“The right to the city is like a cry and a demand.”
— Henri Lefebvre, 1968
In his notable work The Production of Space, Henri Lefebrve argues that space is inherently social – indeed, that society imbues space with meaning and value, and thus this production of space is both a means of action and control given societal power dynamics. Many urban planning master students read Lefebrve their planning theory study groups and then when discussion time comes, look at each other quizzically – as in, WTF? Certainly, Lefebrve is theoretical, perhaps even at times opaque, but his notions of spatial (in)justice and the right to the city have a good deal of practicality today.
Within the past month I’ve had the opportunity to engage in two happenings that speak to the growing impacts of geography on equity and justice in our cities and on how planners are socialized and taught. Ultimately, the questions become: What kind of cities do we wish to make for ourselves, and how do the ways in which planners are edified stretch and/or reinforce status quo values, norms, and meanings in planning practice? Indeed, Whose City?
In February I participated in a student-organized and orchestrated planning symposium in the Netherlands on the concept of the “just city,” a term used by Susan Fainstein in her recent book of the same name. The symposium, run by the Amsterdam Student Association of Planning (ASAP) and entitled “European Cities of Tomorrow; Amsterdam: A Just City?,” attracted bachelor, masters, and doctoral urban planning students from Sweden, the United Kingdom, Austria, the United States, Turkey, Benin, China, and the Netherlands, among other countries, to engage the city of Amsterdam through three specific planning workshops related to urban development challenges in the city. Through these workshops students were able to work in groups in designing planning presentations within the context of Susan Fainstein’s The Just City. During the course of this week-long symposium, we wrestled with notions of equity, diversity, and democracy in a city that has a history of liberal and inclusionary thought and practice. Clearly, Fainstein and others think this legacy may be gradually changing in Amsterdam, hence the question mark following “City.” A case to this point is that a transit strike occurred during one day of my visit to simulate what tram and bus service would be like if budget cuts are enacted. Indeed, cuts to transit, social programs, and education – not simply in The Netherlands but domestically as well – beg fundamental questions of societal values and sacrifice. How do these potential policy decisions implicate the poor and marginalized among us? Further, should a society provide for these groups in various policy arenas, and if so, in what ways?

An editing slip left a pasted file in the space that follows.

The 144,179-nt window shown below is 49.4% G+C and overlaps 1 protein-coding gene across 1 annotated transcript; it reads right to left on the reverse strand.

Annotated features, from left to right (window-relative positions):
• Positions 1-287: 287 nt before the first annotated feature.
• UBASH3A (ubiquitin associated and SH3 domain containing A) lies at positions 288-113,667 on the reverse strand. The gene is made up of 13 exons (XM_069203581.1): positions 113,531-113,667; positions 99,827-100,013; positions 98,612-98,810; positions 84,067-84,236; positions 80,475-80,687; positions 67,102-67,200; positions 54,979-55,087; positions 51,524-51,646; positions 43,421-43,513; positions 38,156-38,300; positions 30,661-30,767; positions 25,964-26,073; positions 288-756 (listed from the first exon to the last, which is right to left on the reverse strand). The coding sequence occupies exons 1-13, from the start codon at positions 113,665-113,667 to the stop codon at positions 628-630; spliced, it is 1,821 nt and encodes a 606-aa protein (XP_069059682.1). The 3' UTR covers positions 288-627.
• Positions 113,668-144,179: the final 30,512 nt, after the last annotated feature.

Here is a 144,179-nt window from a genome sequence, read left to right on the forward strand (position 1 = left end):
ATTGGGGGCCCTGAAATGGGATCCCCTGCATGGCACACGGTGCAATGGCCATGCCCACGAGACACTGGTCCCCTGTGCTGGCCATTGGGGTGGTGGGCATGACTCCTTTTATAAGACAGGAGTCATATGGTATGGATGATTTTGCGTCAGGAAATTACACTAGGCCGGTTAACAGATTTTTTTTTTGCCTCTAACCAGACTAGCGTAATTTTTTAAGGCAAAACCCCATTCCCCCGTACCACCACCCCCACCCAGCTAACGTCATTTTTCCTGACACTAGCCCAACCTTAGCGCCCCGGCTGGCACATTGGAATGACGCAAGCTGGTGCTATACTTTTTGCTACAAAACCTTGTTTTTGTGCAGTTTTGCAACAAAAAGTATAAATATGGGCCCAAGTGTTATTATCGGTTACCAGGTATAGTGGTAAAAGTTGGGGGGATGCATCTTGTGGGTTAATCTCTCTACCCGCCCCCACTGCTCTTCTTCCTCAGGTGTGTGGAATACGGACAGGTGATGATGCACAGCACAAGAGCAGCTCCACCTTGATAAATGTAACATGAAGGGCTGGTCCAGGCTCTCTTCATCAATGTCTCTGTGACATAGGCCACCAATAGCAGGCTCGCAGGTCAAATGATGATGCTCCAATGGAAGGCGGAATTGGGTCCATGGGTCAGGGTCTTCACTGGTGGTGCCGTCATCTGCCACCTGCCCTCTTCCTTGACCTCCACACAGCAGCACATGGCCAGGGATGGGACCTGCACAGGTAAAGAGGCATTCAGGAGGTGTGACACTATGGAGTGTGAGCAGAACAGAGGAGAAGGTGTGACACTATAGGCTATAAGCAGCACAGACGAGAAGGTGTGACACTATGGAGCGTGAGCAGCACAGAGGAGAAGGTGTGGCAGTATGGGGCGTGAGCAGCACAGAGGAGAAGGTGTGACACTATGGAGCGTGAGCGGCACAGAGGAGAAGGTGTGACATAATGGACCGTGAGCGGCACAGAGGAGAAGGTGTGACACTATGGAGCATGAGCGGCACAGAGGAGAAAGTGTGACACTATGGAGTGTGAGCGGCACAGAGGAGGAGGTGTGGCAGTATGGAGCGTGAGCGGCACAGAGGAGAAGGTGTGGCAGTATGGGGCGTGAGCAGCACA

This past week I participated in an engaging discourse hosted at The Wagner School of Public Service at NYU and convened by both The Wagner School and the Luskin School of Public Affairs at UCLA. With support from both the Ford Foundation and W.K. Kellogg Foundation, these schools of public service and self-described “soul sister schools,” have partnered to study how to broaden and deepen the ways in which social justice is infused in their teaching and practice. A number of different teams from other schools were present too. Both Ellen Schall and Frank Gilliam, the deans of Wagner and Luskin, respectively, get it. They understand that the ways in which academia understands and impacts societal leadership, change, and equity are at the heart of an evolving curricula and pedagogy for a 21st-century world. Rather than succumbing to the psychological urge to become more inwardly focused in the face of large contemporary societal and policy challenges, Deans Schall and Gilliam are providing discursive space for action in the recognition that no school of public service, social work, urban planning, business, law – most any professional education – is relevant if it does not take up these issues of what it means to be a valued member of society and what values we wish to preserve and sustain through time and teaching. This gets to the heart of what it means to be an educated person in society. Schools train students to be professionals in their fields, and these issues of how geography and policy is socially constructed and reinforced in (in)equitable ways goes to the heart of acting as a professional responsive to a larger ethical, moral context.
Henri Lefebrve makes the argument that the city is an ouvre – a work in which all its citizens act in and participate. Upon a world stage in which we find citizens’ rights being contested and diminished – from the State Capitol in Wisconsin to the shores of Libya – our basic conceptualizations of who the city belongs to, who has a right to the city, will impact our trajectory and progress as a society.
Indeed, Whose City?